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Entangled by White SupremacyReform in World War I-era South Carolina$
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Janet G. Hudson

Print publication date: 2009

Print ISBN-13: 9780813125022

Published to Kentucky Scholarship Online: September 2011

DOI: 10.5810/kentucky/9780813125022.001.0001

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Black Hope

Black Hope

(p.10) (p.11) Chapter 1 Black Hope
Entangled by White Supremacy

Janet G. Hudson

University Press of Kentucky

February 21, 1919, marked an important date in the history of Columbia as a multitude of people gathered on the downtown streets to witness the parade that honored the sacrifices made and the bravery exhibited by the 371st—a regiment that was made up mostly of people from South Carolina. One of the notable characteristics of this event is that the parade was made to give honor to mostly African American soldiers in spite of how the area was at that time characterized with white supremacy. As the African Americans comprised most of those gathered along the streets, the whites attended as curiosity seekers who watched through doorways and windows. In contrast with most military units that relegated the black soldiers, the 371st served as a combat infantry regiment and all-black division.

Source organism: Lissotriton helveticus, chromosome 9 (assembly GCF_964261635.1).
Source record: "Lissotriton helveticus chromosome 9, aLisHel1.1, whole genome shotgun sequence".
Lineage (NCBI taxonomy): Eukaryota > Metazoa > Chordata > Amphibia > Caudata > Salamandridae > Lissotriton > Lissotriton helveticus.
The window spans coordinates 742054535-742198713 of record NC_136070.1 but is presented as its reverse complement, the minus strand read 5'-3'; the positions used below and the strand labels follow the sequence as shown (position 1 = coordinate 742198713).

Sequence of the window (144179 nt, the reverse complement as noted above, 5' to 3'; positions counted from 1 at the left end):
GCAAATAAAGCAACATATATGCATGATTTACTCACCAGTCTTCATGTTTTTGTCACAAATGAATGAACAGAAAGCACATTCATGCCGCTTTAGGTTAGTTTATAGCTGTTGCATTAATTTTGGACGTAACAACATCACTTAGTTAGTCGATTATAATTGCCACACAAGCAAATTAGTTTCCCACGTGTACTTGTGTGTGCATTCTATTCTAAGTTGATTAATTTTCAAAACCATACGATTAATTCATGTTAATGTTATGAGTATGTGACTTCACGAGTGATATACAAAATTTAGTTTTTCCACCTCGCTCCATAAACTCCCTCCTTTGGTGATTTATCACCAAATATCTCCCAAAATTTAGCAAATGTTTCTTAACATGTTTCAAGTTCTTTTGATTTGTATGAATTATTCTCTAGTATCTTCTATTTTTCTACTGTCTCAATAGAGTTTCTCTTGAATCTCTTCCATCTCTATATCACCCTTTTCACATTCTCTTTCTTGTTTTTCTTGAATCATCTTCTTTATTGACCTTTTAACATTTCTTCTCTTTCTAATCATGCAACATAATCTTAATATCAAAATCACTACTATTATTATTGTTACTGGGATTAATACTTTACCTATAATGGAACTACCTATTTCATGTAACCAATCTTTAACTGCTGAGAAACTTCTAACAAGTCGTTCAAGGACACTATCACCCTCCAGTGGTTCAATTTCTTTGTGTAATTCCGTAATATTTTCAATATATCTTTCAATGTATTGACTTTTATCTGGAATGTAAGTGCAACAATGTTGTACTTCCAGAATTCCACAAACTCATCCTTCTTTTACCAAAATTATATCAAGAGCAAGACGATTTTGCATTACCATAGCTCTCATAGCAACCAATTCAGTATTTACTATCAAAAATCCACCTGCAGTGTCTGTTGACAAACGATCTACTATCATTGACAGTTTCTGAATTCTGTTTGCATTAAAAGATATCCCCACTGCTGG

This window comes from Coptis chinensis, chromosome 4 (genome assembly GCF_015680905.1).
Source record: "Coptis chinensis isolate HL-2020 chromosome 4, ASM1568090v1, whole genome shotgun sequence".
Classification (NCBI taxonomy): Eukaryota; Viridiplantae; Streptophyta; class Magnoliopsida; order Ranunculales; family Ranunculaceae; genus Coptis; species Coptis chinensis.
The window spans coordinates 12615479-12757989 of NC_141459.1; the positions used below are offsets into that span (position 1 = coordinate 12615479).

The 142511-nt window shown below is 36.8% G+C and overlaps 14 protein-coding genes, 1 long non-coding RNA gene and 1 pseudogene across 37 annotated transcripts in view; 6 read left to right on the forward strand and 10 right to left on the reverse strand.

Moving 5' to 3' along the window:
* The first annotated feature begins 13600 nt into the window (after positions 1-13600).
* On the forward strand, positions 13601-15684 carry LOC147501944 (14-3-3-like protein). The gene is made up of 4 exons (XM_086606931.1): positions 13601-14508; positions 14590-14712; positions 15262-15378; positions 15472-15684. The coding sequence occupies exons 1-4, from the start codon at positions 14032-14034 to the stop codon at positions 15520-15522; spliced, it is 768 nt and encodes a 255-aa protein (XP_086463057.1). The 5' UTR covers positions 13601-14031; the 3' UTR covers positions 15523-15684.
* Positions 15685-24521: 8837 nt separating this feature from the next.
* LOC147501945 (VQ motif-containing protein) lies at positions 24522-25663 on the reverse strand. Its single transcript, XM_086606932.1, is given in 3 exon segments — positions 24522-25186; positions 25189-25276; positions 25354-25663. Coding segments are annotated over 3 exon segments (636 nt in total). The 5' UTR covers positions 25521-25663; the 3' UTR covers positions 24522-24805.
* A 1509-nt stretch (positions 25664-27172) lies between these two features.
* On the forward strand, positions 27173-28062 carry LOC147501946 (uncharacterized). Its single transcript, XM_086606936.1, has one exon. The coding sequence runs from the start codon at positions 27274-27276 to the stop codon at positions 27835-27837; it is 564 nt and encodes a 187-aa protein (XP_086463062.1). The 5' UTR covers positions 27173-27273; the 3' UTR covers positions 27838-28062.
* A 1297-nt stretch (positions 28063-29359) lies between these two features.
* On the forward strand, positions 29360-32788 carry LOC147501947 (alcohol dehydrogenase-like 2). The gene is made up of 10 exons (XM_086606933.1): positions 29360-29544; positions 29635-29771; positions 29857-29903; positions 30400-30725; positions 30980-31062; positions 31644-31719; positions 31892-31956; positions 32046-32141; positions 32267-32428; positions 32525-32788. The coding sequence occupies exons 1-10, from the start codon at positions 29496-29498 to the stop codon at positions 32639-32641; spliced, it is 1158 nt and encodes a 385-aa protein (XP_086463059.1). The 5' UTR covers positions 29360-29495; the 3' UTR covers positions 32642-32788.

Keywords:   Columbia, South Carolina, African Americans, black soldiers, 371st, combat infantry regiment

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